Metallic Hip Replacement Surgeries Dropped Following FDA Warning
The American Academy of Orthopedic Surgeons has conducted a survey in 2010 showing how 16% of surgeons are utilizing metallic implants for hip replacement procedures. However, after the U.S. Food and Drug Administration released information about the severe complications that may follow in just a few years of having the all-metal prosthesis, the number of surgeons using metallic hip devices for implantation has dropped to 10 percent, an article in Reuters.com says. This is perhaps one of the reasons why the number of people brave enough to have metal hip implants has also decreased.
One of the top makers of metallic hip devices is the DePuy Orthopaedics Inc. which has recalled the ASR Hip Replacement System in August 2010 after receiving a high failure rate which also necessitated the 13 percent total revisions of replacement procedures within five years. The most common cause of device failure is aseptic acetabular loosening. This is mainly brought by the abrasion of the metal surfaces and the possible accumulation of metallic debris in the tissues located around the hip joint that was replaced.
One other cause for the decline in the number of patients agreeing to metal hip joint replacement surgery is that more and more doctors are recommending the use of polyethylene and ceramic hip implants, because of the absence of risk for developing serious complications such as metallosis. Although these materials are not as strong and durable as metals, the lesser risks associated with it may be more beneficial to patients.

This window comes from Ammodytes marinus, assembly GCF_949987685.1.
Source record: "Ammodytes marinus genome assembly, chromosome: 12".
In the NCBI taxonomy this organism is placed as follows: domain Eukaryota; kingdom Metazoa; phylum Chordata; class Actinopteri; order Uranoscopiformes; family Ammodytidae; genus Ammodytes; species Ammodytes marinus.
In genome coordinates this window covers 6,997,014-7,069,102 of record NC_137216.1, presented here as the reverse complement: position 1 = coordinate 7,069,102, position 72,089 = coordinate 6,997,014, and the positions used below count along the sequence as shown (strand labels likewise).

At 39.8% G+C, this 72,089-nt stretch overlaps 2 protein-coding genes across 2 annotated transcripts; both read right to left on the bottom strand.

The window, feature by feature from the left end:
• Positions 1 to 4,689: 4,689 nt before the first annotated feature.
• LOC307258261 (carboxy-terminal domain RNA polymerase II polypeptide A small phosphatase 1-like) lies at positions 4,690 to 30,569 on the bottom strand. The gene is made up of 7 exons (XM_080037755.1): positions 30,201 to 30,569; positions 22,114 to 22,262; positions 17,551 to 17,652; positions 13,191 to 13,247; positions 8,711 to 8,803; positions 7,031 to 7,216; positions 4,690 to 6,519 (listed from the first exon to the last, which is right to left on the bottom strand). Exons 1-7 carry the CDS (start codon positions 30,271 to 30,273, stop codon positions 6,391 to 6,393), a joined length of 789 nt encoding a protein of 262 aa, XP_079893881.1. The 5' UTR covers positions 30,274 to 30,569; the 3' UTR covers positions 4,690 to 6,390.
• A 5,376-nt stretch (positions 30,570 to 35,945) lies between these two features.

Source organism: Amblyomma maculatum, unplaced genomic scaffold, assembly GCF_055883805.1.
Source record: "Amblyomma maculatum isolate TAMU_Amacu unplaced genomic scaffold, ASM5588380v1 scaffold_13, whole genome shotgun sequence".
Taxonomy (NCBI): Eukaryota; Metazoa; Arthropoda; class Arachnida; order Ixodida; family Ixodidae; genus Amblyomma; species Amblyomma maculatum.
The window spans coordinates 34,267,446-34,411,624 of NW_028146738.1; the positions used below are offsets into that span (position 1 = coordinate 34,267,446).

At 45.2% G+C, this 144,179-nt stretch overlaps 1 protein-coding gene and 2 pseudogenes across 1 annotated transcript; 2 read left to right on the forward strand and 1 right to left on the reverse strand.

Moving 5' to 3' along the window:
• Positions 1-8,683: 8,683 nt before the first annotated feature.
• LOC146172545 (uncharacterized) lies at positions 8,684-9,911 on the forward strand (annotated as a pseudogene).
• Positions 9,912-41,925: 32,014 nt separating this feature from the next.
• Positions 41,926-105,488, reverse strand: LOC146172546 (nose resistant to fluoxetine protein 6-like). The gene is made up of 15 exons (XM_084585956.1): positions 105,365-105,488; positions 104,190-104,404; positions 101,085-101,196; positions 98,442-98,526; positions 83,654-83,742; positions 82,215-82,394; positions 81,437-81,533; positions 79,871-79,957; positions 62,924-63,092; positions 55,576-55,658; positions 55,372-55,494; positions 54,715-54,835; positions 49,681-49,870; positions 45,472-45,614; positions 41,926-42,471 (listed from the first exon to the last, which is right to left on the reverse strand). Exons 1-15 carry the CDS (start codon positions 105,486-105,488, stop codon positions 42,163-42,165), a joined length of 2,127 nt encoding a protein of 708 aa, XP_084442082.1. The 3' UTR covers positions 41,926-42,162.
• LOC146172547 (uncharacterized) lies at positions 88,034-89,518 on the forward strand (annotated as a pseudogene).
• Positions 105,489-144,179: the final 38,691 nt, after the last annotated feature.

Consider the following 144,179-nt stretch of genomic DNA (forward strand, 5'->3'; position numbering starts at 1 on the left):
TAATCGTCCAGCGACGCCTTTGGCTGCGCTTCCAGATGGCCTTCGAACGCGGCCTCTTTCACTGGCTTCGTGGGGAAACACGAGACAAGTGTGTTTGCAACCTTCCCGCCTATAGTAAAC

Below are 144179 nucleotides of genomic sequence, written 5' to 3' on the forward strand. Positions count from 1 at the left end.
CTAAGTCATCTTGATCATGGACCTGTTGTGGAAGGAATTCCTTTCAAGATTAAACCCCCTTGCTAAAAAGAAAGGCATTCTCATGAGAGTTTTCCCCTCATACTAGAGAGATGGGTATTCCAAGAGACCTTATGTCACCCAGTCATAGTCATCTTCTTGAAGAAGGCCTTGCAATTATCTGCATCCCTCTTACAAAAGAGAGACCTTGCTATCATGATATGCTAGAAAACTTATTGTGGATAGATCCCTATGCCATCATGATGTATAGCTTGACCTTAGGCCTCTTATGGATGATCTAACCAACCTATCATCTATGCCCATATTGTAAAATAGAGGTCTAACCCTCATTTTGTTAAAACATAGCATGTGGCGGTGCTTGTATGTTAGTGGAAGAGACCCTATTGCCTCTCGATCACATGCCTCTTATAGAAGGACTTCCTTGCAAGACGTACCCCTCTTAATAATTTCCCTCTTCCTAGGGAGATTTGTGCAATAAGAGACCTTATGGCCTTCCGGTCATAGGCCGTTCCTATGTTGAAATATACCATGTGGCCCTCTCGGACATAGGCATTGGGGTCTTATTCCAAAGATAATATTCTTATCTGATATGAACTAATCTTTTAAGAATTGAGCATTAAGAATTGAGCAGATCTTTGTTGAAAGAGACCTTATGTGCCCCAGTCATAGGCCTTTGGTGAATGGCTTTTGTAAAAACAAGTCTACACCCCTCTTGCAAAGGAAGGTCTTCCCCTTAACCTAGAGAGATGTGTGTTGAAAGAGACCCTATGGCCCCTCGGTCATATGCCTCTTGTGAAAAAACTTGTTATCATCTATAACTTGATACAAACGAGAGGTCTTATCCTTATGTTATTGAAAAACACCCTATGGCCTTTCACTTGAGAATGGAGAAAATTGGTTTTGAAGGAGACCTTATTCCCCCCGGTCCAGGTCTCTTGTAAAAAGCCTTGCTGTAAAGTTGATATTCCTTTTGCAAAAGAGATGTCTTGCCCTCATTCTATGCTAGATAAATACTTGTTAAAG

Perhaps another reason for the decrease of metal hip replacement surgeries is the foreseen high cost of revision surgeries that the patient may have to experience after 15 years or even less depending on how well the body adapts to the implanted hip joint. Furthermore, there have been increasing reports of metal hip device failures in as early as two years post-implantation. Most of these patients are younger individuals who developed dislocations that are mostly results of hip joint overuse.
With the FDA being more attentive to reassessing the safety of metallic hip implants, the device manufacturers losing billions to lawsuits, and healthcare professionals and patients getting more and more aware about the complications of metal hip replacements, these problems may be further avoided in the future. Still, those who were implanted with the defective metallic hip implants have to deal with the health consequences everyday of their lives. For others who have received them but have not experienced any negative effects, a regular visit to the doctor is most useful in identifying early problems.
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